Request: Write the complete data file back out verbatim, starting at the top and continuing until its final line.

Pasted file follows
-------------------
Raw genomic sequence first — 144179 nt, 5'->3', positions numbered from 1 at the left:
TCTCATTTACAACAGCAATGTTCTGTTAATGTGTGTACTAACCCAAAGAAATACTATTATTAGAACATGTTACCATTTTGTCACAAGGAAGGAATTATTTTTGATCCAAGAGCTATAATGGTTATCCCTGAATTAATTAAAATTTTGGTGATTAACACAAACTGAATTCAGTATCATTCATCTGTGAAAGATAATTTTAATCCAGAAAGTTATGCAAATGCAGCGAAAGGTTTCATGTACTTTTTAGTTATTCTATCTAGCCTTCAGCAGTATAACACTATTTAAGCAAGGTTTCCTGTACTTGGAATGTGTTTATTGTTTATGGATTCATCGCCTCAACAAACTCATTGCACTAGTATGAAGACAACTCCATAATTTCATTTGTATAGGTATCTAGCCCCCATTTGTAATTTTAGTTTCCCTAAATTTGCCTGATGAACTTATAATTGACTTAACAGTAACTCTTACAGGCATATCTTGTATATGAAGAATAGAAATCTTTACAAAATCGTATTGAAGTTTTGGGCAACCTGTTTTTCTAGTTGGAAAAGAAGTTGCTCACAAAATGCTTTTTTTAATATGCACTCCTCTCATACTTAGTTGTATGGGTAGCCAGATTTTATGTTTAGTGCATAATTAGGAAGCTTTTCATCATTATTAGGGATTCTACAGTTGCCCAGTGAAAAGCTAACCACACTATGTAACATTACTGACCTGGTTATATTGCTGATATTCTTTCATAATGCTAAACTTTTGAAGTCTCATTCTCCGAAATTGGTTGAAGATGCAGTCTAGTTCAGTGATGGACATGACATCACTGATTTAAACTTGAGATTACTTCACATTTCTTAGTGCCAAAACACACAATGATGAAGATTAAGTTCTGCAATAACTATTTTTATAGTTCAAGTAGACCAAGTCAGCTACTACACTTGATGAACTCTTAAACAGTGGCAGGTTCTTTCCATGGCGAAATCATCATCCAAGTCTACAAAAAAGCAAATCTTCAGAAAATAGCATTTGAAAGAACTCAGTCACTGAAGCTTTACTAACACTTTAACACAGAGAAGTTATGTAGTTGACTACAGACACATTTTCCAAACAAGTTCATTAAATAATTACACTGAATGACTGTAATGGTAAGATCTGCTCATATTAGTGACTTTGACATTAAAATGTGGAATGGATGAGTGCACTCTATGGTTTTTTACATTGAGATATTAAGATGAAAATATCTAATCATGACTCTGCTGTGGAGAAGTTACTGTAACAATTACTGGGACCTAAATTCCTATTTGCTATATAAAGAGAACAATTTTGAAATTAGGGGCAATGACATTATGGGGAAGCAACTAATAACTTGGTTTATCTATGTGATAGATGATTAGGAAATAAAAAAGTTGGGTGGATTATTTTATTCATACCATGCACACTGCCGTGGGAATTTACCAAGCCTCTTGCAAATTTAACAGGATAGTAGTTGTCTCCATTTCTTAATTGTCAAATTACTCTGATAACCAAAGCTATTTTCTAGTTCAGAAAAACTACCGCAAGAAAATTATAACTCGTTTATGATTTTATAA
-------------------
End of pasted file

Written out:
Raw genomic sequence first — 144179 nt, 5'->3', positions numbered from 1 at the left:
TCTCATTTACAACAGCAATGTTCTGTTAATGTGTGTACTAACCCAAAGAAATACTATTATTAGAACATGTTACCATTTTGTCACAAGGAAGGAATTATTTTTGATCCAAGAGCTATAATGGTTATCCCTGAATTAATTAAAATTTTGGTGATTAACACAAACTGAATTCAGTATCATTCATCTGTGAAAGATAATTTTAATCCAGAAAGTTATGCAAATGCAGCGAAAGGTTTCATGTACTTTTTAGTTATTCTATCTAGCCTTCAGCAGTATAACACTATTTAAGCAAGGTTTCCTGTACTTGGAATGTGTTTATTGTTTATGGATTCATCGCCTCAACAAACTCATTGCACTAGTATGAAGACAACTCCATAATTTCATTTGTATAGGTATCTAGCCCCCATTTGTAATTTTAGTTTCCCTAAATTTGCCTGATGAACTTATAATTGACTTAACAGTAACTCTTACAGGCATATCTTGTATATGAAGAATAGAAATCTTTACAAAATCGTATTGAAGTTTTGGGCAACCTGTTTTTCTAGTTGGAAAAGAAGTTGCTCACAAAATGCTTTTTTTAATATGCACTCCTCTCATACTTAGTTGTATGGGTAGCCAGATTTTATGTTTAGTGCATAATTAGGAAGCTTTTCATCATTATTAGGGATTCTACAGTTGCCCAGTGAAAAGCTAACCACACTATGTAACATTACTGACCTGGTTATATTGCTGATATTCTTTCATAATGCTAAACTTTTGAAGTCTCATTCTCCGAAATTGGTTGAAGATGCAGTCTAGTTCAGTGATGGACATGACATCACTGATTTAAACTTGAGATTACTTCACATTTCTTAGTGCCAAAACACACAATGATGAAGATTAAGTTCTGCAATAACTATTTTTATAGTTCAAGTAGACCAAGTCAGCTACTACACTTGATGAACTCTTAAACAGTGGCAGGTTCTTTCCATGGCGAAATCATCATCCAAGTCTACAAAAAAGCAAATCTTCAGAAAATAGCATTTGAAAGAACTCAGTCACTGAAGCTTTACTAACACTTTAACACAGAGAAGTTATGTAGTTGACTACAGACACATTTTCCAAACAAGTTCATTAAATAATTACACTGAATGACTGTAATGGTAAGATCTGCTCATATTAGTGACTTTGACATTAAAATGTGGAATGGATGAGTGCACTCTATGGTTTTTTACATTGAGATATTAAGATGAAAATATCTAATCATGACTCTGCTGTGGAGAAGTTACTGTAACAATTACTGGGACCTAAATTCCTATTTGCTATATAAAGAGAACAATTTTGAAATTAGGGGCAATGACATTATGGGGAAGCAACTAATAACTTGGTTTATCTATGTGATAGATGATTAGGAAATAAAAAAGTTGGGTGGATTATTTTATTCATACCATGCACACTGCCGTGGGAATTTACCAAGCCTCTTGCAAATTTAACAGGATAGTAGTTGTCTCCATTTCTTAATTGTCAAATTACTCTGATAACCAAAGCTATTTTCTAGTTCAGAAAAACTACCGCAAGAAAATTATAACTCGTTTATGATTTTATAA